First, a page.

Speed data up & avoid risks

The paper also noted a number of risks that organizations may face if they are not able to move big data with the speed that is needed. These risks include:

  • The inablity to execute business-critical big data projects
  • A limited view of their business and all the data they have, which can lead to ill-informed decisions
  • Laborious and manual movement of data
  • Stale data; if not utilized quickly, data loses relevance and value
  • Poor integration with legacy and other existing systems, limiting the scope of data
  • The inability to create data lakes supporting high-level analytics
  • Lack of effective data management and control, leading to misuse, or loss of data
  • The inability to track data visually across the data supply chain to better understand use and validity

Assure flexibility & data agility

The adoption of modern data architecture allows organizations to create an efficient and flexible supply chain that supports easy data migration. This flexibility allows the organization to automate and move data quickly to supporting timely decisions that benefit the entire supply chain. Choosing the right solutions and hiring the right staff are critical to creating a fully operational and agile data supply chain that capitalizes on the breadth of available data.  

2 comments on “Building a Fully Operational Data Supply Chain

  1. puga2006
    March 18, 2015

    Great article on the challenges in dealing with data in Supply Chain, I like the call out that the data is stuck in several legacy systems and often not visibile, that is the most painful to extract for several reasons.

    Thought will share this perspective on this challenge as well. 

    Should the approach be to extract data that can be modelled in all possible ways or extract meaningful insight that can be translated into actions? If I were a COO, I would want the insight to keep my Supply Chain agile, to be able to react to any interruption, to be able to do a CBA (Cost Benefit Analysis) on various aspects of my Supply Chain. Is an approach that is more specific to the vertical, based on a set of KPIs (key performance indicators) that gives me insights a better one or a system that has all the data that I can model however I want is more useful? May be an Operations approach Vs IT approach question.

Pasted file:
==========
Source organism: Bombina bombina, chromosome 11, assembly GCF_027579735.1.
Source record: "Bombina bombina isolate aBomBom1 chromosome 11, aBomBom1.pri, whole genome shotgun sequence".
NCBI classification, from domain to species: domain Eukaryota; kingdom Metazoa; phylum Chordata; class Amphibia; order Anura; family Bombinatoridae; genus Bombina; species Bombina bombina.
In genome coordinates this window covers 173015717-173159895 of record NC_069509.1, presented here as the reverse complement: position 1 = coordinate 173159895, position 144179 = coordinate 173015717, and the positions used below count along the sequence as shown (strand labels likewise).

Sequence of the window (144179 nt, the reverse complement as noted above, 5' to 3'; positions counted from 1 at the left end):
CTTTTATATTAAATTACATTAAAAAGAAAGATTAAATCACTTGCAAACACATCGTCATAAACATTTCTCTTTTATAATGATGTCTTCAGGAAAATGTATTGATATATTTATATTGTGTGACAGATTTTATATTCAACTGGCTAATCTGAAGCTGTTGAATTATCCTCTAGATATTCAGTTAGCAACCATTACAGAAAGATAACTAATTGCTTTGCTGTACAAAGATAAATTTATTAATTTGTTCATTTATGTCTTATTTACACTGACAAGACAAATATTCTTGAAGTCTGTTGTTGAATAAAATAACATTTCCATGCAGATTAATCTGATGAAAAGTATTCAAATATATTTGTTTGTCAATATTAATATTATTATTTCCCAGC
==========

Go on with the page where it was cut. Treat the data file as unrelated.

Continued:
Infact it will be so nice to add a layer on the various supply chain systems, that throws out a set of standard KPIs that offer meaningful insight, something similar to a balance sheet or an income statement? 

    Would love to hear further thoughts. 

    Puga 

  2. kevin.petrie@attunity.com
    March 18, 2015

    Great to see this article – the Data Supply Chain is a very useful model for understanding how best to manage data as it flows across platforms to enable analytics.  Enterprises also have at their disposal new software that can monitor data usage within the supply chain so as to identify potential bottlenecks or areas of slack, and thereby make the best decisions about what needs to be re-balanced.  For example, organizations can measure the CPU cycles that are consumed by certain data sets, and measure how often those data sets are accessed.  They might discover that a significant portion of tables in an EDW are not being used, but their regular ETL updates are consuming half of all server CPU cycles.  Those tables might better reside on Hadoop, where they can be stored cost effectively and potentially correlated with new types of data that together yield fresh analytics insights.  Infrastructure is better utilized, and data science is more successful.

    – Kevin Petrie, Attunity.  www.attunity.com